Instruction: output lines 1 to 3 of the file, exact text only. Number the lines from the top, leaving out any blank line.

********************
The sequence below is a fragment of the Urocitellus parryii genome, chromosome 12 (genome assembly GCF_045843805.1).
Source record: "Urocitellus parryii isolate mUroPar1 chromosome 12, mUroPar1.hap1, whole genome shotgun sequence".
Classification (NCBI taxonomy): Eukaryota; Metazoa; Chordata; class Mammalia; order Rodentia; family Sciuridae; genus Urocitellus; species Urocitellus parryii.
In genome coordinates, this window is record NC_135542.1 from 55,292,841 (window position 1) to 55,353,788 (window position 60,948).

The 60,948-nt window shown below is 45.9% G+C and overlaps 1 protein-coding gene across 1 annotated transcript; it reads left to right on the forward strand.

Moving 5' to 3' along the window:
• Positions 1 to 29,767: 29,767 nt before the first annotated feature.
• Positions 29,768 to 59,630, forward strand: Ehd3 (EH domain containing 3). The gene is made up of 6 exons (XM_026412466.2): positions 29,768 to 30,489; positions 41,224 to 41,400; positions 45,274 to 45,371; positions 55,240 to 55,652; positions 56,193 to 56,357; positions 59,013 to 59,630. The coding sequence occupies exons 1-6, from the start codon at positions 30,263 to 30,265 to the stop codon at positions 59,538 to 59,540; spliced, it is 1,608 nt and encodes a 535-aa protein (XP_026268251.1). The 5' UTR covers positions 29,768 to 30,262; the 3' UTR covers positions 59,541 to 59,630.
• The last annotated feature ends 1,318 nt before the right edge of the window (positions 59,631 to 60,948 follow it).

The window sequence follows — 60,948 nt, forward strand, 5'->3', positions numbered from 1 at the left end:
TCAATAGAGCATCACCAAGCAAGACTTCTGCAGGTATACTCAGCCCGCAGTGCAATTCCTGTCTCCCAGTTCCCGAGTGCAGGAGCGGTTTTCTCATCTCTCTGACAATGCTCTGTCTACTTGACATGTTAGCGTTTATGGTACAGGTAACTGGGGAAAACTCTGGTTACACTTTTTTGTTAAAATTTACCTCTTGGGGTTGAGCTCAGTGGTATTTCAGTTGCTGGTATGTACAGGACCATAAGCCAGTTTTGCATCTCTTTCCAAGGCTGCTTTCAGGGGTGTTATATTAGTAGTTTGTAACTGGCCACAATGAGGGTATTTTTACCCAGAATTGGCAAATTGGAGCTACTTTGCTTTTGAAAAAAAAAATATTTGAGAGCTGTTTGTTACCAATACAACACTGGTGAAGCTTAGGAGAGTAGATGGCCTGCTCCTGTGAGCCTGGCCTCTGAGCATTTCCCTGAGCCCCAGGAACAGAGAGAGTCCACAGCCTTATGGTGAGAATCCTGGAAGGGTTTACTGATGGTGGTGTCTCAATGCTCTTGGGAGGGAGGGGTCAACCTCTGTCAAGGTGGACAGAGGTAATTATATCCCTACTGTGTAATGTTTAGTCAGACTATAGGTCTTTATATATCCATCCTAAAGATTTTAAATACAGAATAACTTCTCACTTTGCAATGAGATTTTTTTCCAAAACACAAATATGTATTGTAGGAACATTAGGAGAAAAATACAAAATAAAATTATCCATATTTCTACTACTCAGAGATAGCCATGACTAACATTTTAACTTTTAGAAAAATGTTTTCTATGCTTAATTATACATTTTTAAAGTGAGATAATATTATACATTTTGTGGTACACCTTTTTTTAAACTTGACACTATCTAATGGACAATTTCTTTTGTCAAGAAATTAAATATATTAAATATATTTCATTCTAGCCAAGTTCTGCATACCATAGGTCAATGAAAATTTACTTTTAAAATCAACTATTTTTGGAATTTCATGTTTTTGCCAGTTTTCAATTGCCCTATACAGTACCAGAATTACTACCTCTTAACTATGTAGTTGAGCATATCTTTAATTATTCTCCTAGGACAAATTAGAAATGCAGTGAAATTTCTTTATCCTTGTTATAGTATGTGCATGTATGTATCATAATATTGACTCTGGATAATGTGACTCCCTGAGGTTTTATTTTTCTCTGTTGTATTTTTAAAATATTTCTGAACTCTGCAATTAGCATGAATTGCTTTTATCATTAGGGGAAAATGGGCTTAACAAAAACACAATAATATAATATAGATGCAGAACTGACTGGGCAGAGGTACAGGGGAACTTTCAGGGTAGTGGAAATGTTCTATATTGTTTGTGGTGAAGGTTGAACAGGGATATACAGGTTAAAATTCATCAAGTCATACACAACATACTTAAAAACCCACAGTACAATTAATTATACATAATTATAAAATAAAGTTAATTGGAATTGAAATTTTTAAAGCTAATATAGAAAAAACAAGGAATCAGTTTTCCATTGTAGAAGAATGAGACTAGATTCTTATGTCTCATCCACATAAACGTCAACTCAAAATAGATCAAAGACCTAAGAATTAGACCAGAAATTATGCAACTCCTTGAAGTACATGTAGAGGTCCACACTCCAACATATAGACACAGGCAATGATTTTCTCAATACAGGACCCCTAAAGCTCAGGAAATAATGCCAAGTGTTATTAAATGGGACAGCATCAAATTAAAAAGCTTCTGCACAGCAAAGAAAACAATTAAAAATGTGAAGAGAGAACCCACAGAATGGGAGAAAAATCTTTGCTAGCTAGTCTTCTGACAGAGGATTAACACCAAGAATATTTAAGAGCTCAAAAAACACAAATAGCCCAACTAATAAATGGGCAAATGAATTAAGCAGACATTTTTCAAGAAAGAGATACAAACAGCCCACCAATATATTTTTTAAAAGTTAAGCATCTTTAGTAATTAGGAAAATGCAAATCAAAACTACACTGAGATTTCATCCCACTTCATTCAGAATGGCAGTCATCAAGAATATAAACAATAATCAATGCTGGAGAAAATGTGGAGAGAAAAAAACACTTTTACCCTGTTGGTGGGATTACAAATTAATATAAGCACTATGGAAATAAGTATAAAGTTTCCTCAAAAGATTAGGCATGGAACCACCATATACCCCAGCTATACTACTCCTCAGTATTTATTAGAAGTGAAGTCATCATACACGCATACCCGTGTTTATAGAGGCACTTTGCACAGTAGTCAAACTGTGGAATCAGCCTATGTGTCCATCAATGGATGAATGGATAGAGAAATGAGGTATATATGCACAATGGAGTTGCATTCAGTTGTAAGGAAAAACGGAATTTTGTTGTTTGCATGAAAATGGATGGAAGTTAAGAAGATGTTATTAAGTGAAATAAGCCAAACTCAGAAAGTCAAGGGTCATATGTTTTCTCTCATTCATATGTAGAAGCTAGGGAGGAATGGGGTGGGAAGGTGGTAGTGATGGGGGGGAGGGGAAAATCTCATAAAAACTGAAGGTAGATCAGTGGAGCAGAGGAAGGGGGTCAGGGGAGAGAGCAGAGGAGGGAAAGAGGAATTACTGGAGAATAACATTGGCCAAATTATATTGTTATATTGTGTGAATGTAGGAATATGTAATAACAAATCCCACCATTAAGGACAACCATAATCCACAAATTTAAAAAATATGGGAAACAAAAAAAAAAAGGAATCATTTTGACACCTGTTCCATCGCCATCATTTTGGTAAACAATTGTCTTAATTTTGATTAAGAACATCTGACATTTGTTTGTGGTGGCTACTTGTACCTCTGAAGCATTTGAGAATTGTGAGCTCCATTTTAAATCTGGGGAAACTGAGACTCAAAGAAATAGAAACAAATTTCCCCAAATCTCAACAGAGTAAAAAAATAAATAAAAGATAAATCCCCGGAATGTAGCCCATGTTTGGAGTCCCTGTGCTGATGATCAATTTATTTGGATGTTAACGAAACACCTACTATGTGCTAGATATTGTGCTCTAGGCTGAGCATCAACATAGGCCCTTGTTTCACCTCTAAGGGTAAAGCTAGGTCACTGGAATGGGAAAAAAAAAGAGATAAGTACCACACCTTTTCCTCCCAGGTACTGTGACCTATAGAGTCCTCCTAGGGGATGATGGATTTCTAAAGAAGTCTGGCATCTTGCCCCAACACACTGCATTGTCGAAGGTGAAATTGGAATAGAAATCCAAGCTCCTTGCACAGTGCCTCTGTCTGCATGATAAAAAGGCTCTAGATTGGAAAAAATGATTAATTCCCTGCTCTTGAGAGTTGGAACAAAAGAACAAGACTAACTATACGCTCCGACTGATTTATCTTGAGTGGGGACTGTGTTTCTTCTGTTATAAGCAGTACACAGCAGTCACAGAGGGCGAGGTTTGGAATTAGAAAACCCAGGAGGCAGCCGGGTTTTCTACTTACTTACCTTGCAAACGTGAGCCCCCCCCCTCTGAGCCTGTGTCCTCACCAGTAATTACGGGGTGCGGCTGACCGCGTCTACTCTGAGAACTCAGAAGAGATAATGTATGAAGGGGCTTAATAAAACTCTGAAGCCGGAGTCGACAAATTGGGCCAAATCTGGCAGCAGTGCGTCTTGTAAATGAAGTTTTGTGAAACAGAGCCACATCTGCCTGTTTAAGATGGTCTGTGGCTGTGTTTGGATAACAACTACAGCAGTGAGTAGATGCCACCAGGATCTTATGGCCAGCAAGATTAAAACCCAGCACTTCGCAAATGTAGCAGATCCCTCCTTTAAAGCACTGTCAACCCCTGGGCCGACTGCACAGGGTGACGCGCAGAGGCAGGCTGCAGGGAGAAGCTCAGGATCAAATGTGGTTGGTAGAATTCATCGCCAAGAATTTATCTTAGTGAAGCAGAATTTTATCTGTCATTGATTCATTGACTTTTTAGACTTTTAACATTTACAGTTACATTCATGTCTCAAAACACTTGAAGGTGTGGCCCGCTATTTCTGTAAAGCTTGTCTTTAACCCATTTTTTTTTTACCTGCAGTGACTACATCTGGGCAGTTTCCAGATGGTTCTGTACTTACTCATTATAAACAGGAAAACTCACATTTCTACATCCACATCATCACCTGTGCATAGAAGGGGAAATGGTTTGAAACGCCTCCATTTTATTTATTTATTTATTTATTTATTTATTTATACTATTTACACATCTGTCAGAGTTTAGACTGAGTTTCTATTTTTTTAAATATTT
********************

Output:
The sequence below is a fragment of the Urocitellus parryii genome, chromosome 12 (genome assembly GCF_045843805.1).
Source record: "Urocitellus parryii isolate mUroPar1 chromosome 12, mUroPar1.hap1, whole genome shotgun sequence".
Classification (NCBI taxonomy): Eukaryota; Metazoa; Chordata; class Mammalia; order Rodentia; family Sciuridae; genus Urocitellus; species Urocitellus parryii.